1 Natural History Museum of Denmark, Natural History Museum of Denmark, Faculty of Science, Københavns Universitet2 Universidade Federal de Minas Gerais3 Natural History Museum of Denmark, Faculty of Science, Københavns Universitet4 Universidade Federal do Rio de Janeiro5 Universidade Federal do Para6 University of Cambridge7 Universidade Federal de Minas Gerais8 Natural History Museum of Denmark, Faculty of Science, Københavns Universitet9 Universidade Federal do Rio de Janeiro10 Universidade Federal do Para11 University of Cambridge12 Natural History Museum of Denmark, Natural History Museum of Denmark, Faculty of Science, Københavns Universitet
There is a consensus that modern humans arrived in the Americas 15,000-20,000 y ago during the Late Pleistocene, most probably from northeast Asia through Beringia. However, there is still debate about the time of entry and number of migratory waves, including apparent inconsistencies between genetic and morphological data on Paleoa-mericans. Here we report the identification of mitochondrial sequences belonging to haplogroups characteristic of Polynesians in DNA extracted from ancient skulls of the now extinct Botocudo Indians from Brazil. The identification of these two Polynesian haplogroups was confirmed in independent replications in Brazil and Denmark, ensuring reliability of the data. Parallel analysis of 12 other Botocudo individuals yielded only the well-known Amerindian mtDNA hap-logroup C1. Potential scenarios to try to help understand these results are presented and discussed. The findings of this study may be relevant for the understanding of the pre-Columbian and/or post-Columbian peopling of the Americas.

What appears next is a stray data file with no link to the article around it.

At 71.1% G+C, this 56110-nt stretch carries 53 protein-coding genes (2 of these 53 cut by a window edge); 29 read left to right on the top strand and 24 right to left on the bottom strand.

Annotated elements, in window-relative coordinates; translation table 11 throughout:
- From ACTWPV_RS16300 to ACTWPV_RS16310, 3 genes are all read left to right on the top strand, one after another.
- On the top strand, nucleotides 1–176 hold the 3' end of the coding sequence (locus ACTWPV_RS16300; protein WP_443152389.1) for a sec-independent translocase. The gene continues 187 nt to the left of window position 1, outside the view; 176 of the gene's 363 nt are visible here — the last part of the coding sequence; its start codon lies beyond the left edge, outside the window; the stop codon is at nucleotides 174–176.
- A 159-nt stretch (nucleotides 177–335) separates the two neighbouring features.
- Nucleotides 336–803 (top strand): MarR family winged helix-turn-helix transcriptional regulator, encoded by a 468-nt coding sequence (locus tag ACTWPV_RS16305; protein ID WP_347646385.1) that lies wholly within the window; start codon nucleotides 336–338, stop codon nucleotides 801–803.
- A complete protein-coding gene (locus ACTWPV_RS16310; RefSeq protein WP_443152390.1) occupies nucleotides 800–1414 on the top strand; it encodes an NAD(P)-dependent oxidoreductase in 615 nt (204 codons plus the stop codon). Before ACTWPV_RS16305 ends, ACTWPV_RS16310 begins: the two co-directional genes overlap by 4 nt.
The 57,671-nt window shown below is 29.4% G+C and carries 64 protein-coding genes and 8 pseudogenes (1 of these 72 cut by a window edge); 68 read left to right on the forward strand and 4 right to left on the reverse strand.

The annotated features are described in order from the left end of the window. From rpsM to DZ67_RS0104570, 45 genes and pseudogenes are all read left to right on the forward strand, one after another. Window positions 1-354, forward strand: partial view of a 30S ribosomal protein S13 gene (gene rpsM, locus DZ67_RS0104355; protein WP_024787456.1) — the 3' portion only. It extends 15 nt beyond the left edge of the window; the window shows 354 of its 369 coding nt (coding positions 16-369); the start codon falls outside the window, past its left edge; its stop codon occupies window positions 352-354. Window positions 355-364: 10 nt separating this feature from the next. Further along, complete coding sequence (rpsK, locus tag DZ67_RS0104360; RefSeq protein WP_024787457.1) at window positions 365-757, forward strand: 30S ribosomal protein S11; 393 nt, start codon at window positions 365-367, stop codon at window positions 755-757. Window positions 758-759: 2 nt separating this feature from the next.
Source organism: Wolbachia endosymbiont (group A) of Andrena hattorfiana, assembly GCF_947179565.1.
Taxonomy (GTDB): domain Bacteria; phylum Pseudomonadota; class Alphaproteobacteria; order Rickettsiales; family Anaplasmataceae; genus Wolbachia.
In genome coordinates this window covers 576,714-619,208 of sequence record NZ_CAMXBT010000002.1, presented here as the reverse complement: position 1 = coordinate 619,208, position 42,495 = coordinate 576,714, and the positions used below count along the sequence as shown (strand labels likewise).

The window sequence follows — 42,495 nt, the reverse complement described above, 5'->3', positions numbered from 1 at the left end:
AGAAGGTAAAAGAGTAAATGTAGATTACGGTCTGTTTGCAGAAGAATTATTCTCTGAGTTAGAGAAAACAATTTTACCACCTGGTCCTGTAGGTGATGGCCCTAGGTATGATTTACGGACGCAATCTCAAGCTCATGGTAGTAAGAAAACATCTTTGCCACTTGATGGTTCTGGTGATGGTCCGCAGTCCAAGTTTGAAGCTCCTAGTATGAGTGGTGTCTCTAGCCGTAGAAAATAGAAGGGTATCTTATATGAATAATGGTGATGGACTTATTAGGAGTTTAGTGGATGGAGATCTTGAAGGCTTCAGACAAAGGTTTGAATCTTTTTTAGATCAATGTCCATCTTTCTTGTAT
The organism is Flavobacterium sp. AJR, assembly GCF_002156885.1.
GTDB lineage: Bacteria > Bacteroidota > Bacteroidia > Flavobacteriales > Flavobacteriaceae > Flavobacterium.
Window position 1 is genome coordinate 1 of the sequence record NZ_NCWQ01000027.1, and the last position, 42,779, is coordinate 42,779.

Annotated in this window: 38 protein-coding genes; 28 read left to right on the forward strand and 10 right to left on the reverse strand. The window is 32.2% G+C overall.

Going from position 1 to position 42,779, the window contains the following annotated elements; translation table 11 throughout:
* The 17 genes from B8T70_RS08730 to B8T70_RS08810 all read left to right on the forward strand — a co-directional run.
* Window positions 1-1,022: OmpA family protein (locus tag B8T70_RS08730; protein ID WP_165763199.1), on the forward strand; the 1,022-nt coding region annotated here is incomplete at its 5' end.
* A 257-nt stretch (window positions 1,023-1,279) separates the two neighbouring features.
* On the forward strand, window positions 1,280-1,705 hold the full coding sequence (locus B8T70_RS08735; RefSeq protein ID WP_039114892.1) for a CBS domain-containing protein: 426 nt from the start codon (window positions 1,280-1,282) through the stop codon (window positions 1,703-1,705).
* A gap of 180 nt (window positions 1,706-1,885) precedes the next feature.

Pnas Early Edition, 2013, Vol 110, Issue 16, p. 6465-6469